Relying on the internet filter to nanny your children isn't the best way of protecting them from the worst the internet has to offer, as a group of academics have found there's only a "dubious" benefit to having the technology policing your connections.
The Oxford University report -- published in the Journal of Pediatrics [PDF] -- was based on interviews conducted with 515 teenagers aged between 12 and 15, with their monosyllabic grunts and aggressive DUNNOS revealing that bad online experiences weren't limited to those whose parents choose not to have the internet filtered by a caring ISP.
Only 33 per cent of families involved said they used a form of internet filter anyway, with 24 per cent of parents saying they didn't even know such a thing existed. 14 per cent of children asked said they'd had one bad thing happen online in the last year, with four per cent saying they'd had the baffling experience of encountering someone online who was pretending to be them. Welcome to the internet, laddo.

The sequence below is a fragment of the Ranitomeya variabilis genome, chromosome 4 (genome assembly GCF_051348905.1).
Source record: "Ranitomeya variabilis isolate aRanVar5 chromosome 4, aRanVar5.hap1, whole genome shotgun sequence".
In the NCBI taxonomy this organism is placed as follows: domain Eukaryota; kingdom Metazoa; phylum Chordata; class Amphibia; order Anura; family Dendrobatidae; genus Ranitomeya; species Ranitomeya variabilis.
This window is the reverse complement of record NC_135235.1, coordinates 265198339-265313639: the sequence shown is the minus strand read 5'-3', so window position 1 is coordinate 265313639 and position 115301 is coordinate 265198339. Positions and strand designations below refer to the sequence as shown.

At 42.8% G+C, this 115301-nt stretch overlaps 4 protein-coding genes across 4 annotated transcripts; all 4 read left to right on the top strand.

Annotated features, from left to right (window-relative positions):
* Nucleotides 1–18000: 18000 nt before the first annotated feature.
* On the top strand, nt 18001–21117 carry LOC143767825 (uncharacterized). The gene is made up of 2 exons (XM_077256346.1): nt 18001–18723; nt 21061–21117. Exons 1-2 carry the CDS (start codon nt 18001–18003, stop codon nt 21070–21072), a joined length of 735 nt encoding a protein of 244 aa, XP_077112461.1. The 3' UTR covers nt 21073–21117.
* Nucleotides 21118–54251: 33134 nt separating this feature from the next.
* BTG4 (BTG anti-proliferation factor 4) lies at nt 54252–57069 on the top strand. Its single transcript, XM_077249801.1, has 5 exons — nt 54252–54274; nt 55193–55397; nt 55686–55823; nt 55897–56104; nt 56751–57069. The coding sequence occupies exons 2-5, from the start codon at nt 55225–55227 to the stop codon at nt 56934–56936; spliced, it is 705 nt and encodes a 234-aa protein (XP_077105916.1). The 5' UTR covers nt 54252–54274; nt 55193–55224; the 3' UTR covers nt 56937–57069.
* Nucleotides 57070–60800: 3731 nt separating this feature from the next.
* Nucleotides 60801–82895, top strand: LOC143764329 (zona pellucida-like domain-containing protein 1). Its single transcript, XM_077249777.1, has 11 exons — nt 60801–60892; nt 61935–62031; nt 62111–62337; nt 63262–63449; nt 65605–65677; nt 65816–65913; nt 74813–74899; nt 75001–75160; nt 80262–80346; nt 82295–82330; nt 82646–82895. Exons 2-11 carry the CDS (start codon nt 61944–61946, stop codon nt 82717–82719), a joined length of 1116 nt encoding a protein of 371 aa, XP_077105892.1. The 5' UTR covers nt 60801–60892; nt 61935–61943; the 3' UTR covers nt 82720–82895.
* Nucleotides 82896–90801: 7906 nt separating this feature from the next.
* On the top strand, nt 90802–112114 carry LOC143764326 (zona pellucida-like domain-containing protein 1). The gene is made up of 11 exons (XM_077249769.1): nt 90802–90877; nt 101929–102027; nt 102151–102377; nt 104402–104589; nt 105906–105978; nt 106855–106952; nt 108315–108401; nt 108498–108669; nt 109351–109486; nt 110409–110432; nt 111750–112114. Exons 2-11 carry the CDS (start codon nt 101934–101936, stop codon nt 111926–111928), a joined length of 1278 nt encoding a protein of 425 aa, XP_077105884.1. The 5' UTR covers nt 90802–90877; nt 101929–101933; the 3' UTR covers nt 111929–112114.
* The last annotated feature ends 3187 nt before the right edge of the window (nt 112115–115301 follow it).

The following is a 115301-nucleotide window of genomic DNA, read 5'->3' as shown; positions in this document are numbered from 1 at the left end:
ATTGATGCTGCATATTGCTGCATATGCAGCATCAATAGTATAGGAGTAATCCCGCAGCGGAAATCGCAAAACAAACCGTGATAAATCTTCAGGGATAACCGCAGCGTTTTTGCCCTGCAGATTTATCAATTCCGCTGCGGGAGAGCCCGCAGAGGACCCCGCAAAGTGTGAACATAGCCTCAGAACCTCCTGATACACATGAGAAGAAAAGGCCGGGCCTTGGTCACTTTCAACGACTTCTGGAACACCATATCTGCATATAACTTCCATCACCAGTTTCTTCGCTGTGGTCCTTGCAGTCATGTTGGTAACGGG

Dr Andrew Przybylski from the Oxford Internet Institute said: "Parents may feel reassured knowing they have internet filters in their home, but our results suggests that such filters do not safeguard against young people seeing things that may frighten or upset them."
Educating them more about the dangers and actually having to talk to them about awkward stuff like pornography and the Daily Mail is sadly the answer, as it usually tends to be. [Oxford University]